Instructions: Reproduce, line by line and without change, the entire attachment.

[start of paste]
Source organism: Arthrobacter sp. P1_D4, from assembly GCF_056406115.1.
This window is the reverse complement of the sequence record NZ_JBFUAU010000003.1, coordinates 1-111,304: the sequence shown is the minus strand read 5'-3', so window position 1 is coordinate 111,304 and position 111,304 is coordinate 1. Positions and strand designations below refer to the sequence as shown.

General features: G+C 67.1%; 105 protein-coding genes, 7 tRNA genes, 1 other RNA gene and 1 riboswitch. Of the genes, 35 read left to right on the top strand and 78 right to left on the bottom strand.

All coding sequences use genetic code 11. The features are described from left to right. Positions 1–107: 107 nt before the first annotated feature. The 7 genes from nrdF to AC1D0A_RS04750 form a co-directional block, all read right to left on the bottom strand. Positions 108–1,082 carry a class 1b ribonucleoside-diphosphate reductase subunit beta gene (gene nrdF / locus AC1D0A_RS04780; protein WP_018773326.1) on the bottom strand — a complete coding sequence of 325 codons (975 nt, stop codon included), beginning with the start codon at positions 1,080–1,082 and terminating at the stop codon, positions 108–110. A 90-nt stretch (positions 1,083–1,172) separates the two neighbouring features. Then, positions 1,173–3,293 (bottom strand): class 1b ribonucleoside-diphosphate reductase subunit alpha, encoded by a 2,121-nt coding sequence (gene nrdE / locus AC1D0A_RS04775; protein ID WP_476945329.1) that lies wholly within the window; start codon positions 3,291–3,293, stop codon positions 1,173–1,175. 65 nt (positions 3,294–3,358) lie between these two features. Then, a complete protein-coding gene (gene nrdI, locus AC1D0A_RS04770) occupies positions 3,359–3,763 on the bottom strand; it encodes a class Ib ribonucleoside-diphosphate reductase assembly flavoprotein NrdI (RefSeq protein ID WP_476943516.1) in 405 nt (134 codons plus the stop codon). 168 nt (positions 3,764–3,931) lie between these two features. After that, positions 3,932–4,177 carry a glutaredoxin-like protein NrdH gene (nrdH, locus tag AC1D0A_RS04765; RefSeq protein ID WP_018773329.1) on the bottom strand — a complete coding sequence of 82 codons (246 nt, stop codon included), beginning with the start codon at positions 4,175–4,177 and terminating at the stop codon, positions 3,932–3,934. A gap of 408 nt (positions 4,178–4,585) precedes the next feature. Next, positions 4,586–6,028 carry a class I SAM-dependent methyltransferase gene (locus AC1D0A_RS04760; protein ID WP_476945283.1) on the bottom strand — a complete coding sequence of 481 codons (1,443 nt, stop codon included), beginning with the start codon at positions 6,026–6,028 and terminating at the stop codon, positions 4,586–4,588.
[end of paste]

Source organism: Arthrobacter sp. P1_D4, from assembly GCF_056406115.1.
This window is the reverse complement of the sequence record NZ_JBFUAU010000003.1, coordinates 1-111,304: the sequence shown is the minus strand read 5'-3', so window position 1 is coordinate 111,304 and position 111,304 is coordinate 1. Positions and strand designations below refer to the sequence as shown.

General features: G+C 67.1%; 105 protein-coding genes, 7 tRNA genes, 1 other RNA gene and 1 riboswitch. Of the genes, 35 read left to right on the top strand and 78 right to left on the bottom strand.

All coding sequences use genetic code 11. The features are described from left to right. Positions 1–107: 107 nt before the first annotated feature. The 7 genes from nrdF to AC1D0A_RS04750 form a co-directional block, all read right to left on the bottom strand. Positions 108–1,082 carry a class 1b ribonucleoside-diphosphate reductase subunit beta gene (gene nrdF / locus AC1D0A_RS04780; protein WP_018773326.1) on the bottom strand — a complete coding sequence of 325 codons (975 nt, stop codon included), beginning with the start codon at positions 1,080–1,082 and terminating at the stop codon, positions 108–110. A 90-nt stretch (positions 1,083–1,172) separates the two neighbouring features. Then, positions 1,173–3,293 (bottom strand): class 1b ribonucleoside-diphosphate reductase subunit alpha, encoded by a 2,121-nt coding sequence (gene nrdE / locus AC1D0A_RS04775; protein ID WP_476945329.1) that lies wholly within the window; start codon positions 3,291–3,293, stop codon positions 1,173–1,175. 65 nt (positions 3,294–3,358) lie between these two features. Then, a complete protein-coding gene (gene nrdI, locus AC1D0A_RS04770) occupies positions 3,359–3,763 on the bottom strand; it encodes a class Ib ribonucleoside-diphosphate reductase assembly flavoprotein NrdI (RefSeq protein ID WP_476943516.1) in 405 nt (134 codons plus the stop codon). 168 nt (positions 3,764–3,931) lie between these two features. After that, positions 3,932–4,177 carry a glutaredoxin-like protein NrdH gene (nrdH, locus tag AC1D0A_RS04765; RefSeq protein ID WP_018773329.1) on the bottom strand — a complete coding sequence of 82 codons (246 nt, stop codon included), beginning with the start codon at positions 4,175–4,177 and terminating at the stop codon, positions 3,932–3,934. A gap of 408 nt (positions 4,178–4,585) precedes the next feature. Next, positions 4,586–6,028 carry a class I SAM-dependent methyltransferase gene (locus AC1D0A_RS04760; protein ID WP_476945283.1) on the bottom strand — a complete coding sequence of 481 codons (1,443 nt, stop codon included), beginning with the start codon at positions 6,026–6,028 and terminating at the stop codon, positions 4,586–4,588.